Fish Wrap: Debate Shows Obama’s Pretty Much Politics As Usual

The NY Times attempts to pretty much tell us, oh so gently, that Hope-n-change was pretty much all mule fritters, and Obama is nothing more than a typical inside the beltway politician. Were Obama a Republican, the Times would excoriate him for having run as a transformational figure who would do away with all the partisanship rancor in Washington, as a guy who do things different from the past way it was done in Washington. But, since he has a D next to his name, the Fish Wrap gently chides him in what I assume a manner to make him change his ways: Debate Shows Obama Plays by Washington’s Rules

It is not just that the left wing of the party thinks that its centrists hold too much sway and are too quick to cave when faced with pressure from the right. It is also that this White House, stocked as it is with insiders, people whose view of politics is shaped by the compromises inherent in legislating, is confronting a liberal base made up largely of outsiders to the lawmaking process who are asking why they should accept politics as usual.

Hmm, stocked with insiders. Washington as usual.

As much as Mr. Obama presented himself as an outsider during his campaign, a lesson of this battle is that this is a president who would rather work within the system than seek to upend it. He is not the ideologue ready to stage a symbolic fight that could end in defeat; he is a former senator comfortable in dealing with the arcane rules of the Senate and prepared to accept compromise in search of a larger goal. For the most part, Democrats on Capitol Hill have stuck with him.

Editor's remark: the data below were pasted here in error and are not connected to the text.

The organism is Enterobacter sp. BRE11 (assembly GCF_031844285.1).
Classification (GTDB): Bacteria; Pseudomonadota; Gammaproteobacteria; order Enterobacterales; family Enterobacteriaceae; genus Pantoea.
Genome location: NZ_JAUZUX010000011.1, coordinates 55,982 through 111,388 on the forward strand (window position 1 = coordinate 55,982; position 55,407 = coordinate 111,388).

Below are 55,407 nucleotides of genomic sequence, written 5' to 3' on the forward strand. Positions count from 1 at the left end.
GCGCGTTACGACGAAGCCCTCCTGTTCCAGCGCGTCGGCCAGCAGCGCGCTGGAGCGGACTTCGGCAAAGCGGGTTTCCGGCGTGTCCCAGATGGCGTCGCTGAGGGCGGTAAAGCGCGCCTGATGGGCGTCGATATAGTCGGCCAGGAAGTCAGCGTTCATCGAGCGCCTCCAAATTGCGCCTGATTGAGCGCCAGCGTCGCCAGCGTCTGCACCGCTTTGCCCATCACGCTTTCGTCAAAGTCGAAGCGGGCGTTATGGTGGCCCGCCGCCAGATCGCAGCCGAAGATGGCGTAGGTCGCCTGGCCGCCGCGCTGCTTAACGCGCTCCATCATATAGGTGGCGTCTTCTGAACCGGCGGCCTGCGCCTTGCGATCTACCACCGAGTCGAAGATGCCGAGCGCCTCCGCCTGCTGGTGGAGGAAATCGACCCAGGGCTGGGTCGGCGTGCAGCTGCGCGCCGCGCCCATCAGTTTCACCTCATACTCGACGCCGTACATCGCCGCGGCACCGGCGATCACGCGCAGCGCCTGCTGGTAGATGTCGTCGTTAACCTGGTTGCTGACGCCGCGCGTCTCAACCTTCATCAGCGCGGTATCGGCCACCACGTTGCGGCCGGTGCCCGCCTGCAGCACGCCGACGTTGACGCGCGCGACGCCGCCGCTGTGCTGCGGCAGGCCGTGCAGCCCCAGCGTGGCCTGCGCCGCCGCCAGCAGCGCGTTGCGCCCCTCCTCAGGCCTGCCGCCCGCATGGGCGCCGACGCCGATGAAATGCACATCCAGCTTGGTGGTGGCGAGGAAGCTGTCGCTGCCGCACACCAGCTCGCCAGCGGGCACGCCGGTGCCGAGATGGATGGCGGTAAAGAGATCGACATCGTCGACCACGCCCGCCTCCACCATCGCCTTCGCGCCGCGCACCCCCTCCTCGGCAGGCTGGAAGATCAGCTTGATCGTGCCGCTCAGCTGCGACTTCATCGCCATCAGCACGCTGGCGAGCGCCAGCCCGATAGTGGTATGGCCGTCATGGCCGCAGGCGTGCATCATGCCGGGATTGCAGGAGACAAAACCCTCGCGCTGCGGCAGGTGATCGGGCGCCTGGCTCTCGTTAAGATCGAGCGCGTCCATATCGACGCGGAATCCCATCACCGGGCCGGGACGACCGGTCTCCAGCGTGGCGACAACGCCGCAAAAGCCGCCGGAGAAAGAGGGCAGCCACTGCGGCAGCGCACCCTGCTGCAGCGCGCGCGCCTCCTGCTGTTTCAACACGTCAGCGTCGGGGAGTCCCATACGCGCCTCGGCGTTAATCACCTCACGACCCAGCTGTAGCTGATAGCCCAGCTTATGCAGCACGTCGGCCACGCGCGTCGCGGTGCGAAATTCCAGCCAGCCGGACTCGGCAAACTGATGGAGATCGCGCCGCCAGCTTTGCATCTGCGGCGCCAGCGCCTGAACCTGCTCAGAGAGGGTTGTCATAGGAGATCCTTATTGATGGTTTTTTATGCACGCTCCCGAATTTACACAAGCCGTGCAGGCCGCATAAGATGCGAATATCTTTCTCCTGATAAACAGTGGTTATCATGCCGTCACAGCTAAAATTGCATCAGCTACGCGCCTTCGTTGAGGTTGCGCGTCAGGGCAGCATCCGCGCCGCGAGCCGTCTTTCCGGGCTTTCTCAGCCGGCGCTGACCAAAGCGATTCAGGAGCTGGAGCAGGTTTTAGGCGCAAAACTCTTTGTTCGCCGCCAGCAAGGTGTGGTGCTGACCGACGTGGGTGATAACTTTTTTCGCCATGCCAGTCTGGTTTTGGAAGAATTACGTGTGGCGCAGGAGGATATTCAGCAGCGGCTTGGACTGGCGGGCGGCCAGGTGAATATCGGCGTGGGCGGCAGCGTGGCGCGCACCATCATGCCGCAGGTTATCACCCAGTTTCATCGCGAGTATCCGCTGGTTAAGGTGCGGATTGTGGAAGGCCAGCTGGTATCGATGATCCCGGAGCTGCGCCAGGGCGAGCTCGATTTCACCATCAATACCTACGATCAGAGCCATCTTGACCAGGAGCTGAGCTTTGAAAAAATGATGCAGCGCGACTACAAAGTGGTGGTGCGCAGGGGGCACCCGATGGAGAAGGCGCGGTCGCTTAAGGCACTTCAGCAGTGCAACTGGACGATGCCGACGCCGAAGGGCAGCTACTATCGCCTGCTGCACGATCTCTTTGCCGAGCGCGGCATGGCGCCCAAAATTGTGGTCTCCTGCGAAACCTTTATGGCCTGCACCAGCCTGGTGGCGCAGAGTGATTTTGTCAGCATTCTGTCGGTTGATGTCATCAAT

I do have to take exception with “not an ideologue” notion the Fish Wrap pushes. He is very much an ideologue. It is just that he is too incompetent a leader, having never had a real job leading people and learning how to do it, to get his partisan agenda passed. Hence, his outsourcing of virtually everything to the Dem leaders in Congress.

The Fish Wrap tries to highlight the differences between Howard Dean and Barry in the story, and goes to

Of course, it is easier to be an outsider when you are on the outside, which is where Mr. Dean is these days, after making an unsuccessful effort to win a post in the Obama White House.

It’s also easier to give a speech from a teleprompter about post-partisanship, changing the way Washington acts, etc and so on, you know the deal, than actually perform. Personally, I’m still waiting for the seas to recede. Though, to be honest, I wouldn’t mind if the ocean was a hundred miles or so closer to Raleigh, though, it could be difficult surfing through all those buildings and trees.

Still, Mr. Obama’s approach to this battle should not be a surprise to anyone who has followed his career or his campaign for the White House. He served in the United States Senate and in the Illinois Senate. His choice for chief of staff – Mr. Emanuel – was the No. 3 person in the House Democratic leadership, and many of his top West Wing aides came out of staff jobs in the Senate.

They couldn’t have told people that Obama was basically a standard old inside the beltway politician two years ago?

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